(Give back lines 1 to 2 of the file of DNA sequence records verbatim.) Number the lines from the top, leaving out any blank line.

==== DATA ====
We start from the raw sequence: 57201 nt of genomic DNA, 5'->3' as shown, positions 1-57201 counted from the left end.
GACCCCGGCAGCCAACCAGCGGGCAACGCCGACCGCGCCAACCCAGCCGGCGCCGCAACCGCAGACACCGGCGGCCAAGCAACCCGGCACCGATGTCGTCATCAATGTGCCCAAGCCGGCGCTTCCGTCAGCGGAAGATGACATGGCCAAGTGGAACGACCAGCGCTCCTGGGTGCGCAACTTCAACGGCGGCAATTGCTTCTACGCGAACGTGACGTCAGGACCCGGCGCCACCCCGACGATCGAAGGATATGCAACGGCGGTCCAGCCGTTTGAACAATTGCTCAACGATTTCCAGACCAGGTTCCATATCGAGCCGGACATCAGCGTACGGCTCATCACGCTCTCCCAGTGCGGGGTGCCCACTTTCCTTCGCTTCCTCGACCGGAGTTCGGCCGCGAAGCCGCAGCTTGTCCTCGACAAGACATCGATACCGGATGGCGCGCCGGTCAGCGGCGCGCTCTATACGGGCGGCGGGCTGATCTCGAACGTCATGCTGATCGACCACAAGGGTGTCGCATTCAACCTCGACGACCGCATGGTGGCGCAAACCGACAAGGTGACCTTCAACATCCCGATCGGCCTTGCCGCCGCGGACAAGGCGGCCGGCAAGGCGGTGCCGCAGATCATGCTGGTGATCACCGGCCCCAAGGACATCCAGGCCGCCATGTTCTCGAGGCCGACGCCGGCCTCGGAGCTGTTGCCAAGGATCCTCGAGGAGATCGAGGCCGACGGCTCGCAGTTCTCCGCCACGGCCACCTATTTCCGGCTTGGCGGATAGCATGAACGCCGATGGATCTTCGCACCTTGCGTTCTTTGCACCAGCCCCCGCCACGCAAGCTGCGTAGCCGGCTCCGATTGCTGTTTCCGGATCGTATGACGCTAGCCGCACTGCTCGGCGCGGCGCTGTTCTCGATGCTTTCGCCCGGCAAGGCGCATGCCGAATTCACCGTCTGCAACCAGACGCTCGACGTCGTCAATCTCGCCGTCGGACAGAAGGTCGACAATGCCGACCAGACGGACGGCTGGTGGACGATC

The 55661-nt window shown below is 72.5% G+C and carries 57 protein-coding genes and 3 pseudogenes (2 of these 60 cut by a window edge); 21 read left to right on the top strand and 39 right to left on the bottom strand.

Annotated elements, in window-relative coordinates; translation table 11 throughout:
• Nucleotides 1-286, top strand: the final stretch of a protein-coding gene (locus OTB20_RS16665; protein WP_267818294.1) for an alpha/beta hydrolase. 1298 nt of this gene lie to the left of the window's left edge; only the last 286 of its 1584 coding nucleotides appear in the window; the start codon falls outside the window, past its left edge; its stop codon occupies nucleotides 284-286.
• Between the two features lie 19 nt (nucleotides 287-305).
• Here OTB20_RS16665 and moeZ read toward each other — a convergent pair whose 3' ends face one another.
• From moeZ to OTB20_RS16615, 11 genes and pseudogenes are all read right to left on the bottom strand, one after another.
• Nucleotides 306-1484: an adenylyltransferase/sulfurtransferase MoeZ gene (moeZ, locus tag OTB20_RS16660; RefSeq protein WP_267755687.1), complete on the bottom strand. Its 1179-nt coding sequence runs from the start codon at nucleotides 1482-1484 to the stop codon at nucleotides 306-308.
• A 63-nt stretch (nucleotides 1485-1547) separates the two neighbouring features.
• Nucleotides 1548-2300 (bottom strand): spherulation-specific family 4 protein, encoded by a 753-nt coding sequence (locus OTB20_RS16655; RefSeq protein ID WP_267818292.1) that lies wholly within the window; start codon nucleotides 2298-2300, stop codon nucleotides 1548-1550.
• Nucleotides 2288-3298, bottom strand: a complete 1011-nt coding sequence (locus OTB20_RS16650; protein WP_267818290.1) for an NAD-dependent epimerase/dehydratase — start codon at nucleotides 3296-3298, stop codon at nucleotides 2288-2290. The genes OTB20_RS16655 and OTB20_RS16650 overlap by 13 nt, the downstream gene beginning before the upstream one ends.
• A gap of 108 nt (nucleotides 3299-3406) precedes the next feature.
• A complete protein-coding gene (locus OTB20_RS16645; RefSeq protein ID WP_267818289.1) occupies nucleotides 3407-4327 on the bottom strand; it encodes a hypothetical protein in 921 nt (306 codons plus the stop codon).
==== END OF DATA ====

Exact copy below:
We start from the raw sequence: 57201 nt of genomic DNA, 5'->3' as shown, positions 1-57201 counted from the left end.
GACCCCGGCAGCCAACCAGCGGGCAACGCCGACCGCGCCAACCCAGCCGGCGCCGCAACCGCAGACACCGGCGGCCAAGCAACCCGGCACCGATGTCGTCATCAATGTGCCCAAGCCGGCGCTTCCGTCAGCGGAAGATGACATGGCCAAGTGGAACGACCAGCGCTCCTGGGTGCGCAACTTCAACGGCGGCAATTGCTTCTACGCGAACGTGACGTCAGGACCCGGCGCCACCCCGACGATCGAAGGATATGCAACGGCGGTCCAGCCGTTTGAACAATTGCTCAACGATTTCCAGACCAGGTTCCATATCGAGCCGGACATCAGCGTACGGCTCATCACGCTCTCCCAGTGCGGGGTGCCCACTTTCCTTCGCTTCCTCGACCGGAGTTCGGCCGCGAAGCCGCAGCTTGTCCTCGACAAGACATCGATACCGGATGGCGCGCCGGTCAGCGGCGCGCTCTATACGGGCGGCGGGCTGATCTCGAACGTCATGCTGATCGACCACAAGGGTGTCGCATTCAACCTCGACGACCGCATGGTGGCGCAAACCGACAAGGTGACCTTCAACATCCCGATCGGCCTTGCCGCCGCGGACAAGGCGGCCGGCAAGGCGGTGCCGCAGATCATGCTGGTGATCACCGGCCCCAAGGACATCCAGGCCGCCATGTTCTCGAGGCCGACGCCGGCCTCGGAGCTGTTGCCAAGGATCCTCGAGGAGATCGAGGCCGACGGCTCGCAGTTCTCCGCCACGGCCACCTATTTCCGGCTTGGCGGATAGCATGAACGCCGATGGATCTTCGCACCTTGCGTTCTTTGCACCAGCCCCCGCCACGCAAGCTGCGTAGCCGGCTCCGATTGCTGTTTCCGGATCGTATGACGCTAGCCGCACTGCTCGGCGCGGCGCTGTTCTCGATGCTTTCGCCCGGCAAGGCGCATGCCGAATTCACCGTCTGCAACCAGACGCTCGACGTCGTCAATCTCGCCGTCGGACAGAAGGTCGACAATGCCGACCAGACGGACGGCTGGTGGACGATC